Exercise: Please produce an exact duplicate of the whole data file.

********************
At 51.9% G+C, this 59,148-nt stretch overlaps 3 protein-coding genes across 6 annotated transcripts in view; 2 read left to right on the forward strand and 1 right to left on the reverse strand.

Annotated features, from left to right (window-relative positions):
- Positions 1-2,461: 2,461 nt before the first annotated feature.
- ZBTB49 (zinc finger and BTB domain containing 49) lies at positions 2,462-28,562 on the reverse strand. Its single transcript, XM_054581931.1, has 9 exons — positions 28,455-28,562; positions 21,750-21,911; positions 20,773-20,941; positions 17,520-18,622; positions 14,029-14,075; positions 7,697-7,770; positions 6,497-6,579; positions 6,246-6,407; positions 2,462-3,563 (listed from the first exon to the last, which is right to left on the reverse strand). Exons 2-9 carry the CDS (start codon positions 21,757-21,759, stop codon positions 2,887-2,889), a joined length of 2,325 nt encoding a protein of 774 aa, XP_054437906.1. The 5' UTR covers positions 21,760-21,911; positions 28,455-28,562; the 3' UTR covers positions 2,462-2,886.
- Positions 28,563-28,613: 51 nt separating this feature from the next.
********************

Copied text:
At 51.9% G+C, this 59,148-nt stretch overlaps 3 protein-coding genes across 6 annotated transcripts in view; 2 read left to right on the forward strand and 1 right to left on the reverse strand.

Annotated features, from left to right (window-relative positions):
- Positions 1-2,461: 2,461 nt before the first annotated feature.
- ZBTB49 (zinc finger and BTB domain containing 49) lies at positions 2,462-28,562 on the reverse strand. Its single transcript, XM_054581931.1, has 9 exons — positions 28,455-28,562; positions 21,750-21,911; positions 20,773-20,941; positions 17,520-18,622; positions 14,029-14,075; positions 7,697-7,770; positions 6,497-6,579; positions 6,246-6,407; positions 2,462-3,563 (listed from the first exon to the last, which is right to left on the reverse strand). Exons 2-9 carry the CDS (start codon positions 21,757-21,759, stop codon positions 2,887-2,889), a joined length of 2,325 nt encoding a protein of 774 aa, XP_054437906.1. The 5' UTR covers positions 21,760-21,911; positions 28,455-28,562; the 3' UTR covers positions 2,462-2,886.
- Positions 28,563-28,613: 51 nt separating this feature from the next.